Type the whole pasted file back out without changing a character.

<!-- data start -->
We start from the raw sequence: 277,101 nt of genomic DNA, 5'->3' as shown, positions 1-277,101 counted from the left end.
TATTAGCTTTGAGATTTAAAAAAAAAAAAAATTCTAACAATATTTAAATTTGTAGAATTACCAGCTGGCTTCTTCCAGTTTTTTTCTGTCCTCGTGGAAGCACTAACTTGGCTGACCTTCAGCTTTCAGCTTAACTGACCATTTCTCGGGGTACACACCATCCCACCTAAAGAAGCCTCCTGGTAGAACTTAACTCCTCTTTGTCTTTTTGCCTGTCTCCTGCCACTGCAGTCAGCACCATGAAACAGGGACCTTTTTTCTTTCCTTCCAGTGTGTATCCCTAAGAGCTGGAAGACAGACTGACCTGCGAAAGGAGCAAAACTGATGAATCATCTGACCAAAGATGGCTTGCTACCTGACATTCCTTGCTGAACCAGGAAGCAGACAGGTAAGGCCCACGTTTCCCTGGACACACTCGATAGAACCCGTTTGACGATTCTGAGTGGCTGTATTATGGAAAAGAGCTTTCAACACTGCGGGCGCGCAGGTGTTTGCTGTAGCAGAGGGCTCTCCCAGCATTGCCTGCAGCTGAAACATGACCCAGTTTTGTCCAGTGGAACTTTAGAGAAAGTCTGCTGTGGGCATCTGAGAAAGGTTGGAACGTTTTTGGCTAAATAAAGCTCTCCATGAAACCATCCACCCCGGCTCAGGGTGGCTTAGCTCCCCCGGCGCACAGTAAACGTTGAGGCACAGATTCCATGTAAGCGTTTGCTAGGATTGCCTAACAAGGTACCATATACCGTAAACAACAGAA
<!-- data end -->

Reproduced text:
We start from the raw sequence: 277,101 nt of genomic DNA, 5'->3' as shown, positions 1-277,101 counted from the left end.
TATTAGCTTTGAGATTTAAAAAAAAAAAAAATTCTAACAATATTTAAATTTGTAGAATTACCAGCTGGCTTCTTCCAGTTTTTTTCTGTCCTCGTGGAAGCACTAACTTGGCTGACCTTCAGCTTTCAGCTTAACTGACCATTTCTCGGGGTACACACCATCCCACCTAAAGAAGCCTCCTGGTAGAACTTAACTCCTCTTTGTCTTTTTGCCTGTCTCCTGCCACTGCAGTCAGCACCATGAAACAGGGACCTTTTTTCTTTCCTTCCAGTGTGTATCCCTAAGAGCTGGAAGACAGACTGACCTGCGAAAGGAGCAAAACTGATGAATCATCTGACCAAAGATGGCTTGCTACCTGACATTCCTTGCTGAACCAGGAAGCAGACAGGTAAGGCCCACGTTTCCCTGGACACACTCGATAGAACCCGTTTGACGATTCTGAGTGGCTGTATTATGGAAAAGAGCTTTCAACACTGCGGGCGCGCAGGTGTTTGCTGTAGCAGAGGGCTCTCCCAGCATTGCCTGCAGCTGAAACATGACCCAGTTTTGTCCAGTGGAACTTTAGAGAAAGTCTGCTGTGGGCATCTGAGAAAGGTTGGAACGTTTTTGGCTAAATAAAGCTCTCCATGAAACCATCCACCCCGGCTCAGGGTGGCTTAGCTCCCCCGGCGCACAGTAAACGTTGAGGCACAGATTCCATGTAAGCGTTTGCTAGGATTGCCTAACAAGGTACCATATACCGTAAACAACAGAA